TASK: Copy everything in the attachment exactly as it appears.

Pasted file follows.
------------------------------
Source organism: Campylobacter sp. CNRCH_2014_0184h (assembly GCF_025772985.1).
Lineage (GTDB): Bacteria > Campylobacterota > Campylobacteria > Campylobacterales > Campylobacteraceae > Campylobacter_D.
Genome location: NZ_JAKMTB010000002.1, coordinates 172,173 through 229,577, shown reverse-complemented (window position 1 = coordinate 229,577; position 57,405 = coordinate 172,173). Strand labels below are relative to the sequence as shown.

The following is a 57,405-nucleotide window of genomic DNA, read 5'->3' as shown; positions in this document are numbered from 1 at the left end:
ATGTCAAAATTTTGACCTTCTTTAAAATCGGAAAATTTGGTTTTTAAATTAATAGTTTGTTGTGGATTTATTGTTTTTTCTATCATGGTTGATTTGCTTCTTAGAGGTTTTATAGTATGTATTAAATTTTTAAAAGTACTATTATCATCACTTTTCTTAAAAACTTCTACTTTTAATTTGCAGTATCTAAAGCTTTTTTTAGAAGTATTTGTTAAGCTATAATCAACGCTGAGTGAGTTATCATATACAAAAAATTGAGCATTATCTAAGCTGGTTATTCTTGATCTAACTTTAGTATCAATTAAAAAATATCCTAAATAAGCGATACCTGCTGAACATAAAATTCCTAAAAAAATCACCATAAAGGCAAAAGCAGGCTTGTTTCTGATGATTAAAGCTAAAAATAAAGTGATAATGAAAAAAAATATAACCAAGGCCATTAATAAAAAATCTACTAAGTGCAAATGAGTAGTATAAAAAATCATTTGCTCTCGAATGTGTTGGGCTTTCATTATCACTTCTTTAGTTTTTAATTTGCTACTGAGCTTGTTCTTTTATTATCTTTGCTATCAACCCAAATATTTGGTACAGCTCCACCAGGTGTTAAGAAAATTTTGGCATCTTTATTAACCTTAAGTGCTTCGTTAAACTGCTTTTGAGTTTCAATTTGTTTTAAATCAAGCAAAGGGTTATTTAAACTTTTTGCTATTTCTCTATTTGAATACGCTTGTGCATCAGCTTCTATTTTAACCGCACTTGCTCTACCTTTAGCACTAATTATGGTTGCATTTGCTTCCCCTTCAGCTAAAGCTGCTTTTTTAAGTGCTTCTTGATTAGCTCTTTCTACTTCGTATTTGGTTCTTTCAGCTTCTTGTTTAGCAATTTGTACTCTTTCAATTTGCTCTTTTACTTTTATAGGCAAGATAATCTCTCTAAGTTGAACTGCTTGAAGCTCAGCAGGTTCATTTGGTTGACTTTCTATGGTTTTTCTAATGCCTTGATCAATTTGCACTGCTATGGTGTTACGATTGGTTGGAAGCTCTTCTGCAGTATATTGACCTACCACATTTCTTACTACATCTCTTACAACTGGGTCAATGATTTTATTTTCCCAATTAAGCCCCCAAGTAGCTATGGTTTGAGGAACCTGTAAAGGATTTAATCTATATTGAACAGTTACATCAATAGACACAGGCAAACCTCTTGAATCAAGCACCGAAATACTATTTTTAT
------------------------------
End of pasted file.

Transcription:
Source organism: Campylobacter sp. CNRCH_2014_0184h (assembly GCF_025772985.1).
Lineage (GTDB): Bacteria > Campylobacterota > Campylobacteria > Campylobacterales > Campylobacteraceae > Campylobacter_D.
Genome location: NZ_JAKMTB010000002.1, coordinates 172,173 through 229,577, shown reverse-complemented (window position 1 = coordinate 229,577; position 57,405 = coordinate 172,173). Strand labels below are relative to the sequence as shown.

The following is a 57,405-nucleotide window of genomic DNA, read 5'->3' as shown; positions in this document are numbered from 1 at the left end:
ATGTCAAAATTTTGACCTTCTTTAAAATCGGAAAATTTGGTTTTTAAATTAATAGTTTGTTGTGGATTTATTGTTTTTTCTATCATGGTTGATTTGCTTCTTAGAGGTTTTATAGTATGTATTAAATTTTTAAAAGTACTATTATCATCACTTTTCTTAAAAACTTCTACTTTTAATTTGCAGTATCTAAAGCTTTTTTTAGAAGTATTTGTTAAGCTATAATCAACGCTGAGTGAGTTATCATATACAAAAAATTGAGCATTATCTAAGCTGGTTATTCTTGATCTAACTTTAGTATCAATTAAAAAATATCCTAAATAAGCGATACCTGCTGAACATAAAATTCCTAAAAAAATCACCATAAAGGCAAAAGCAGGCTTGTTTCTGATGATTAAAGCTAAAAATAAAGTGATAATGAAAAAAAATATAACCAAGGCCATTAATAAAAAATCTACTAAGTGCAAATGAGTAGTATAAAAAATCATTTGCTCTCGAATGTGTTGGGCTTTCATTATCACTTCTTTAGTTTTTAATTTGCTACTGAGCTTGTTCTTTTATTATCTTTGCTATCAACCCAAATATTTGGTACAGCTCCACCAGGTGTTAAGAAAATTTTGGCATCTTTATTAACCTTAAGTGCTTCGTTAAACTGCTTTTGAGTTTCAATTTGTTTTAAATCAAGCAAAGGGTTATTTAAACTTTTTGCTATTTCTCTATTTGAATACGCTTGTGCATCAGCTTCTATTTTAACCGCACTTGCTCTACCTTTAGCACTAATTATGGTTGCATTTGCTTCCCCTTCAGCTAAAGCTGCTTTTTTAAGTGCTTCTTGATTAGCTCTTTCTACTTCGTATTTGGTTCTTTCAGCTTCTTGTTTAGCAATTTGTACTCTTTCAATTTGCTCTTTTACTTTTATAGGCAAGATAATCTCTCTAAGTTGAACTGCTTGAAGCTCAGCAGGTTCATTTGGTTGACTTTCTATGGTTTTTCTAATGCCTTGATCAATTTGCACTGCTATGGTGTTACGATTGGTTGGAAGCTCTTCTGCAGTATATTGACCTACCACATTTCTTACTACATCTCTTACAACTGGGTCAATGATTTTATTTTCCCAATTAAGCCCCCAAGTAGCTATGGTTTGAGGAACCTGTAAAGGATTTAATCTATATTGAACAGTTACATCAATAGACACAGGCAAACCTCTTGAATCAAGCACCGAAATACTATTTTTAT